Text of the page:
We need to understand that large Chinese conglomerates like Huawei, Alibaba, or China National Petroleum are commercially driven organizations that will be tolerated as independent entities only so long as they serve the needs of the Chinese state.
The idea that China would evolve to look more like the West relied heavily on the eventual privatization of its economy. Yet Americans are starting to suspect that there might be less to this inevitability than they were led to believe.
After years of trying to figure out which businesses are controlled by the state, the U.S. government may be coming to the conclusion that the entire concept is irrelevant. The focus now is on degrees of control.
Over the past several months, this debate has been swirling around Huawei Technologies Co., China’s biggest telecom equipment and smartphone maker. A recent article in the Wall Street Journal estimated that the company received up to $75 billion in state support.
While Huawei has been trying to sell its 5G wares to network operators around the world – and even had ambitions to develop a foothold in the U.S. – China hawks and security experts from Washington to Silicon Valley have flagged concerns that the company’s infrastructure could pose a security threat. The company has denied these claims.
It would be naïve to overlook the role that such mammoth subsidies can play in Huawei's ability to offer astonishingly low prices to its global customers. Such advantages help explain why the company has become a target of President Donald Trump’s trade war, as he seeks to level the playing field for American firms.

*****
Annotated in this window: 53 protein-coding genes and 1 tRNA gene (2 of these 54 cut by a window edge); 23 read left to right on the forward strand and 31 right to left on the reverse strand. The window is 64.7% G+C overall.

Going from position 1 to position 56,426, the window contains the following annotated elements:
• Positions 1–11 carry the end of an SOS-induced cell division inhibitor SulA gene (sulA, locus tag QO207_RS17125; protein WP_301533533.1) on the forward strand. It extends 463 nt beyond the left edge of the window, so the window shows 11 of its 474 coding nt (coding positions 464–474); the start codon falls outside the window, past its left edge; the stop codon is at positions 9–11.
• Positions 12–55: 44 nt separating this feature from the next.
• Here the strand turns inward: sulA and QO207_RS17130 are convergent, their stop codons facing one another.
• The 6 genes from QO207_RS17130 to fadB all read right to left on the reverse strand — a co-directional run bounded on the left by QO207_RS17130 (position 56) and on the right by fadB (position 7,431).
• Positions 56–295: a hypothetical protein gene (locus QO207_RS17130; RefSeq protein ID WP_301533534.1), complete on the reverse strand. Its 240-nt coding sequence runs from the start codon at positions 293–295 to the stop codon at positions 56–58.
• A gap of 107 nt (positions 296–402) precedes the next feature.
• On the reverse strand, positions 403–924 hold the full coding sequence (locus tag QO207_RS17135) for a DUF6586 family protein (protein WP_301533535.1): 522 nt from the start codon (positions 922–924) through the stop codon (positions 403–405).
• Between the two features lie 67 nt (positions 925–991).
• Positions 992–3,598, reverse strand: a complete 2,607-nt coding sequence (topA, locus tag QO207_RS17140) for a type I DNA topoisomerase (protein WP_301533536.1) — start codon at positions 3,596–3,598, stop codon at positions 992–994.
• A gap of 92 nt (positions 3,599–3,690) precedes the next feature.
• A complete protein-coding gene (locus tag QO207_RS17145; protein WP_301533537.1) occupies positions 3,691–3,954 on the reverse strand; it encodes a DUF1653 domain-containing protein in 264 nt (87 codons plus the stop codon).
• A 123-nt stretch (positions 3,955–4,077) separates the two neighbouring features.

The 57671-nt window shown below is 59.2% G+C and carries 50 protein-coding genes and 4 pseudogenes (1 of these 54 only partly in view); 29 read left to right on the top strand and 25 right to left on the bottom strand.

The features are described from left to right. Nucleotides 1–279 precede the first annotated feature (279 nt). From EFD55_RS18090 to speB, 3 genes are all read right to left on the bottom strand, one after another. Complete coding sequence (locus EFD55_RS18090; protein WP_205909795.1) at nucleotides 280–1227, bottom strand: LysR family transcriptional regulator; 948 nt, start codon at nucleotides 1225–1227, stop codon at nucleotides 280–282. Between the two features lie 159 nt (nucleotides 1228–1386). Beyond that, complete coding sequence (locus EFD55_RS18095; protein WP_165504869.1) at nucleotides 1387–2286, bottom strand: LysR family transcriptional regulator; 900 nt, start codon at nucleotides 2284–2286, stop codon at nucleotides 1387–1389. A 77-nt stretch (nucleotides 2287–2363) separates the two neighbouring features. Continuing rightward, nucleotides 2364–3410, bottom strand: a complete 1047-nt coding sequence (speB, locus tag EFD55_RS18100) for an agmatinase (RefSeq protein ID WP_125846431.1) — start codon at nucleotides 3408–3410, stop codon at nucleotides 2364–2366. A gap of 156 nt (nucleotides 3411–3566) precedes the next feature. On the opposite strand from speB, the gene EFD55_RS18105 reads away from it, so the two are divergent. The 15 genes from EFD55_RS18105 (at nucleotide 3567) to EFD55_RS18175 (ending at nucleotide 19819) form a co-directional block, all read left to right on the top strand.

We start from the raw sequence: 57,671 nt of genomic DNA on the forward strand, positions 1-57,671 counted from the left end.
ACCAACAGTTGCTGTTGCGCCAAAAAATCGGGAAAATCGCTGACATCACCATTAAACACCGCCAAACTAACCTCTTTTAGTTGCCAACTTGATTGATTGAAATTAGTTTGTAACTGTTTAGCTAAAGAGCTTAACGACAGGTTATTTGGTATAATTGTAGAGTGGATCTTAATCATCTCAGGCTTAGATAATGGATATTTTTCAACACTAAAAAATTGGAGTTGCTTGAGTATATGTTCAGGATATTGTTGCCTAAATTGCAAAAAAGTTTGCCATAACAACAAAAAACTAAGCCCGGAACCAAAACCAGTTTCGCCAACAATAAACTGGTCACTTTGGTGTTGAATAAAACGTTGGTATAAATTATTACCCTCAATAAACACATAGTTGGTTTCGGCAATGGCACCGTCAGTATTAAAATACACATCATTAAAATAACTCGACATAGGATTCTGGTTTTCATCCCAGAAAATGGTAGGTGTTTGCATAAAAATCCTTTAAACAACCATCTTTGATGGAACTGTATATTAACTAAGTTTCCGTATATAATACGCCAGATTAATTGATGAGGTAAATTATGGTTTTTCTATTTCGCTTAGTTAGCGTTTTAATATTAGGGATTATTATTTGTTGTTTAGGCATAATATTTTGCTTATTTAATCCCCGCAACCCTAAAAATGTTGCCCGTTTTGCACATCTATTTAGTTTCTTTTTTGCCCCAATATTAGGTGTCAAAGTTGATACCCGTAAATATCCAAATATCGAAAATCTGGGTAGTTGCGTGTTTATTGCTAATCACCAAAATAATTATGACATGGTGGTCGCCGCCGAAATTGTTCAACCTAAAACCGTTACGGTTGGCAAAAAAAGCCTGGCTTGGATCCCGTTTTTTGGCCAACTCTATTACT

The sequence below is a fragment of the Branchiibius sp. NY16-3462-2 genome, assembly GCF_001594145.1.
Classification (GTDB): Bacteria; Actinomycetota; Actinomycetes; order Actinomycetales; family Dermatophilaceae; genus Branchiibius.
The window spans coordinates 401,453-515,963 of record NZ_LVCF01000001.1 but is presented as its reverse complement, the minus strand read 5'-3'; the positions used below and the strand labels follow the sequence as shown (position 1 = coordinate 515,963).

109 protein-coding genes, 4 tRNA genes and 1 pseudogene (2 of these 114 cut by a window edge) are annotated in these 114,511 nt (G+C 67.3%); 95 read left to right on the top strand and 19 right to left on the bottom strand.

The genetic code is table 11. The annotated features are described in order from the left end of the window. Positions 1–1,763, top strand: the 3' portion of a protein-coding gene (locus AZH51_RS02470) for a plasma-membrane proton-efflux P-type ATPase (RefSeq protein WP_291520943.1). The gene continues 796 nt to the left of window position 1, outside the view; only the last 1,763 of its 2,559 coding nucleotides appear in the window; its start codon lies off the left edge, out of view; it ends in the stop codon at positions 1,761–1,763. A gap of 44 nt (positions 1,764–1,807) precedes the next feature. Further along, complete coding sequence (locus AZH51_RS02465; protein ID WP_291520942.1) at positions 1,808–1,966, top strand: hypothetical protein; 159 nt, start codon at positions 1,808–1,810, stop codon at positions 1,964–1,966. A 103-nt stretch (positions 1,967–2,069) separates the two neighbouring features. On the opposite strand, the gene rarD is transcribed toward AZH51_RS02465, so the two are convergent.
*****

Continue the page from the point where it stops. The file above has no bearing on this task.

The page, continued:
Few truly believe Huawei’s official origin story: that the company is «wholly owned by its employees,» according to its website, and «founded with $5,000 in capital». The suspicion that this isn’t the full story means questions about Huawei’s ultimate ownership never quite die.
In China, what we’d tend to think of as equity ownership is really just a means of conveying use rights. The state historically has owned all land, resources and productive assets, and Beijing metes out the right to exploit those riches for a certain period of time to trustees. In dynasties past, that may have been aristocratic families; now it’s red elites.
The key difference between ownership and use rights is that use rights are revocable – and without clear process, as we have witnessed in the swift and opaque dismantling of some of China's largest private overseas investment companies.
In ancient Rome, syndicates would raise money to prepay taxes from a colony, then set out to collect two or three times what was owed. Much in the same way, Chinese elites backed by state banks have raised money to buy limited rights to operate franchises in sectors such as telecommunications, banking, and logistics, only to operate those franchises to the limits of exploitative potential.
But the threat of state expropriation has always loomed, should the franchises begin to look too lucrative – or their private operators take political liberties or even gain exceptional global recognition.